Mozilla Composer

Mozilla Composer
Developer(s)Mozilla
Operating systemWindows, macOS, Linux
TypeHTML editor
LicenseMPL, GPL, LGPL
Websitewww-archive.mozilla.org/editor/ Edit this on Wikidata

Mozilla Composer is the former free and open-source HTML editor and web authoring module of the Mozilla Application Suite (the predecessor to SeaMonkey). It was used to create and to edit web pages, e-mail, and text documents, and available for Windows, macOS and Linux. Composer was a graphical WYSIWYG HTML editor to view, write and edit HTML source code.

In September 2008 Daniel Glazman announced a new WYSIWYG HTML editor, BlueGriffon, written from scratch and based on Mozilla Gecko and XULRunner.

SeaMonkey, the community-driven successor to Mozilla Suite, includes an HTML editor named Composer that is developed from the Mozilla Composer code contained in the original Mozilla Suite.

Nvu

Nvu
Developer(s)Linspire, Daniel Glazman
Final release
1.0 Edit this on Wikidata / 28 June 2005
Preview release
1.0PR Edit this on Wikidata / 5 April 2005
PlatformCross-platform[which?]
TypeHTML editor
LicenseMPL, GPL, LGPL
Websitewww.nvu.com

Nvu (pronounced "N-view") is a WYSIWYG HTML editor, based on Mozilla Composer. It is intended to be an open-source alternative to proprietary software like Microsoft Expression Web and Adobe Dreamweaver. As a WYSIWYG editor, it is designed to be easy for novice users, and does not require any knowledge of HTML or CSS to use. It runs on Mac OS X, Windows and Linux and incorporates Cascading Style Sheets support and other improvements from software company Disruptive Innovations. Nvu was the brainchild of Kevin Carmony, CEO for Linspire, who wanted an easy-to-use, WYSIWYG HTML editor for Linux users. Under Carmony's direction, Linspire started and sponsored Nvu, hiring Daniel Glazman, former Netscape Communications Corporation employee, to be the lead developer.

Development

The original plan in June 2005 was to merge back the numerous changes into Mozilla Composer's source code tree.[citation needed] Since then the Mozilla Suite has been discontinued (then reintroduced as SeaMonkey), and no one has merged the Nvu code back into Composer.

Standards compliance

Nvu CSS editor

Nvu complies with the W3C's web standards. By default, pages are created in accordance to HTML 4.01 Transitional and use CSS for styling, but the user can change the settings and choose between:

  • Strict and transitional DTD's
  • HTML 4.01 and XHTML 1.0
  • CSS styling or the old <font> based styling.

The application includes a built-in HTML validator, which uploads pages to the W3C's HTML Validator and checks for compliance.

Release history

  • 0.1 was released on February 4, 2004
  • 0.20 was released on March 25, 2004
  • 0.3 was released on June 11, 2004
  • 0.4 was released on August 10, 2004
  • 0.5 was released on October 6, 2004
  • 0.6 (1.0b) was pre-released on November 26, 2004
  • 0.7 (1.0b2) was pre-released on January 6, 2005
  • 0.8 (1.0b3) was pre-released on February 2, 2005
  • 0.81 was pre-released on February 9, 2005
  • 0.90RC1 was released on March 4, 2005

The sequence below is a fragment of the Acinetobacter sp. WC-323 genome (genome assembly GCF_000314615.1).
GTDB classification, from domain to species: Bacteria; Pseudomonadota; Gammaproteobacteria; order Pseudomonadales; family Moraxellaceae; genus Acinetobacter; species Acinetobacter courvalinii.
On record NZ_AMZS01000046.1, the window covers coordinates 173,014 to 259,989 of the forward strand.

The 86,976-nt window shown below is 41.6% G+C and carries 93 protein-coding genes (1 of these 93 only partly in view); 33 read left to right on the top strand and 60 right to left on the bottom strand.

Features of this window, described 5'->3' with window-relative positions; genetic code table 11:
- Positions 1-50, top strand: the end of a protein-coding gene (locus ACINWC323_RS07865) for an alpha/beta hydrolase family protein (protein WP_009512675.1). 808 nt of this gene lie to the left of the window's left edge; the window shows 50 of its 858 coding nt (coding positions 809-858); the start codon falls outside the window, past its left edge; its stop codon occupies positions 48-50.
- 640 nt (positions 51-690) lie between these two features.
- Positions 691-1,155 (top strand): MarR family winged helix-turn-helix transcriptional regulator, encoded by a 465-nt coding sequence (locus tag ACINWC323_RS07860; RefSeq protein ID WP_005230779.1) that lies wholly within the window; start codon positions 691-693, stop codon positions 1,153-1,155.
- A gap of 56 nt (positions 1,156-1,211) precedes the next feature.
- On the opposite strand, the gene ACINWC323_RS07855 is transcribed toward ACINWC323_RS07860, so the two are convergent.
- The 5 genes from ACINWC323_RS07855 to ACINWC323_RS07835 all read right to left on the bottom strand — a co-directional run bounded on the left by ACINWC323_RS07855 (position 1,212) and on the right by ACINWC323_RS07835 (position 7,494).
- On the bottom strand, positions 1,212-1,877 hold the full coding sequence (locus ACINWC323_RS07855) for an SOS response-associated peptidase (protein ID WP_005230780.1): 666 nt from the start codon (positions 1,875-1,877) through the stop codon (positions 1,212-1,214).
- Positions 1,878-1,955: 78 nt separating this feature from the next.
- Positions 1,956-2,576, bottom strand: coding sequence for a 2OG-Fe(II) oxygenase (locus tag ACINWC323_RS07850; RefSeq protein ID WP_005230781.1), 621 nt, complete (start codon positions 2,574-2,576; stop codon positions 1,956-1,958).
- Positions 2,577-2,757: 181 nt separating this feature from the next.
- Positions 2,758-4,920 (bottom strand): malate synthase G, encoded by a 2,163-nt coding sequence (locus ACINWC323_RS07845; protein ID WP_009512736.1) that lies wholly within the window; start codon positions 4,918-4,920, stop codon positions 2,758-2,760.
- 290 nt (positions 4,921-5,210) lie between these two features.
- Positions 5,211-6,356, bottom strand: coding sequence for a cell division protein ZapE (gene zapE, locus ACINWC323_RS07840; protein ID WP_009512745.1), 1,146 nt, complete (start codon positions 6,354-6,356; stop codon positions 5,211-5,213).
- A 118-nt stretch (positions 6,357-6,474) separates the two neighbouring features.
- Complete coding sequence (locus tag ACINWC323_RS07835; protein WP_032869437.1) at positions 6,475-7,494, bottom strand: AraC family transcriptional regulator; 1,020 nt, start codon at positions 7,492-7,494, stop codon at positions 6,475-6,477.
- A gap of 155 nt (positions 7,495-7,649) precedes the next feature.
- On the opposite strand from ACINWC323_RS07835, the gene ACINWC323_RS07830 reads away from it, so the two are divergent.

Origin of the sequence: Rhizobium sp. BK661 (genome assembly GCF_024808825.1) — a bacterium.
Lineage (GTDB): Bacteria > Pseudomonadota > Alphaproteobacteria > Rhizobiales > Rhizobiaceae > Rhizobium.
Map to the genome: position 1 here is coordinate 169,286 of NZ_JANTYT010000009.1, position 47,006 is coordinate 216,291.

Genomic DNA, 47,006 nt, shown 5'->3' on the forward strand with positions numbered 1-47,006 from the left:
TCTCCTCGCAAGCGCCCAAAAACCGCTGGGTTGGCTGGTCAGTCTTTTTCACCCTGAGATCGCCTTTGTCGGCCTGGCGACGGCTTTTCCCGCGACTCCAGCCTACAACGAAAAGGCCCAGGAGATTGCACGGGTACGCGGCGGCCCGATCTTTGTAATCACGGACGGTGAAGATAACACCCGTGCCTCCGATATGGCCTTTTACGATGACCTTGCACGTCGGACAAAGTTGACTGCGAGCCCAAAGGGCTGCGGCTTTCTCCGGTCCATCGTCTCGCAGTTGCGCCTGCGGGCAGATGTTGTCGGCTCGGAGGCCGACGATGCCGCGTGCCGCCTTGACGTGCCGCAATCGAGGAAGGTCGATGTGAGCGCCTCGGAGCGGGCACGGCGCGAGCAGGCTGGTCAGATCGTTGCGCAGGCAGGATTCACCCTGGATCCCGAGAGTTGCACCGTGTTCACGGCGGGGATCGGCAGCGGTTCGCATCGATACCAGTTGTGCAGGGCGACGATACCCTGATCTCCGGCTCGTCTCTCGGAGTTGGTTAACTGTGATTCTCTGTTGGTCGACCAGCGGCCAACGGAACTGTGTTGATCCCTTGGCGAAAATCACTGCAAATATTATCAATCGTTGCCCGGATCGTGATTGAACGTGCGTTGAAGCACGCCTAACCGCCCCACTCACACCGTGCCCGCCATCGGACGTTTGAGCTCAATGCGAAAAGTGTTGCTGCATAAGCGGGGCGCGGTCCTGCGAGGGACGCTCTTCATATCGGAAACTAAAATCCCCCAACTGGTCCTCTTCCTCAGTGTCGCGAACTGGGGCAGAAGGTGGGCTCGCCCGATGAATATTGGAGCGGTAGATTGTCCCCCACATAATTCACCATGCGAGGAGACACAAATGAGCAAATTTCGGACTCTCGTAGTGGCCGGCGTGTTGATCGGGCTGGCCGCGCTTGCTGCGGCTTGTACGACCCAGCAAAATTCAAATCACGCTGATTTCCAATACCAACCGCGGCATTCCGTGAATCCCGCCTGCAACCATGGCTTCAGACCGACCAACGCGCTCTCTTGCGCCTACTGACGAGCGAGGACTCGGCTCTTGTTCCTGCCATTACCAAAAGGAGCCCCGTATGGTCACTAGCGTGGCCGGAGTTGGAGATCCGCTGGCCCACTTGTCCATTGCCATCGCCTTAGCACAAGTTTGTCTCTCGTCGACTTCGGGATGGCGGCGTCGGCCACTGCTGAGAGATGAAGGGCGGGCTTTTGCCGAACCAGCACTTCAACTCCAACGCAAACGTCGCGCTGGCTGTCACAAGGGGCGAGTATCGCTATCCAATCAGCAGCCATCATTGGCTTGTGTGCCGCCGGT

• 0.90 was released on March 11, 2005
  • 1.0PR was released on April 5, 2005
  • 1.0 was released on June 28, 2005

Shift to KompoZer

Daniel Glazman, the lead developer of Nvu, announced on September 15, 2006, that he had stopped official development on Nvu and that he was developing a successor as a Mozilla.org project. It is written from scratch and based on Mozilla trunk Gecko 1.9 and XULRunner. PHP and CSS would be supported. A community-driven fork, KompoZer, maintains Nvu codebase and fixes bugs until a successor to Nvu is released. Glazman's project is called BlueGriffon.

KompoZer

Kompozer
Original author(s)Fabien Cazenave
Final release
0.7.10 Edit this on Wikidata / 5 October 2007
Preview release
0.8b3 Edit this on Wikidata / 26 September 2010
PlatformCross-platform
TypeHTML editor
LicenseMPL/GPL/LGPL tri-license
Websitekompozer.net

KompoZer is a discontinued open source WYSIWYG HTML editor based on the Nvu. KompoZer was forked as a community-driven project with development coordinated through SourceForge.

KompoZer's WYSIWYG editing capabilities are one of the main attractions of the software. In addition, KompoZer allows direct code editing as well as a split code-graphic view.

The most recent version is KompoZer 0.8 beta 3, released February 2010, using Gecko 1.8.1. The stable version was 0.7.10, released in August 2007. The only regular developer said in June 2011 that development "is stalled at the moment".

As a 32-bit application, it is no longer supported on macOS Catalina and later versions.

Standards compliance

KompoZer complies with the W3C's web standards. By default, pages are created in accordance to HTML 4.01 Strict and use Cascading Style Sheets (CSS) for styling, but the user can change the settings and choose between:

  • Strict and transitional DTD's
  • HTML 4.01 and XHTML 1.0
  • CSS styling or the old <font> based styling.

The application can call on the W3C HTML validator, which uploads pages to the W3C Markup Validation Service and checks for compliance.

See also


This page was last updated at 2023-11-19 11:31 UTC. Update now. View original page.

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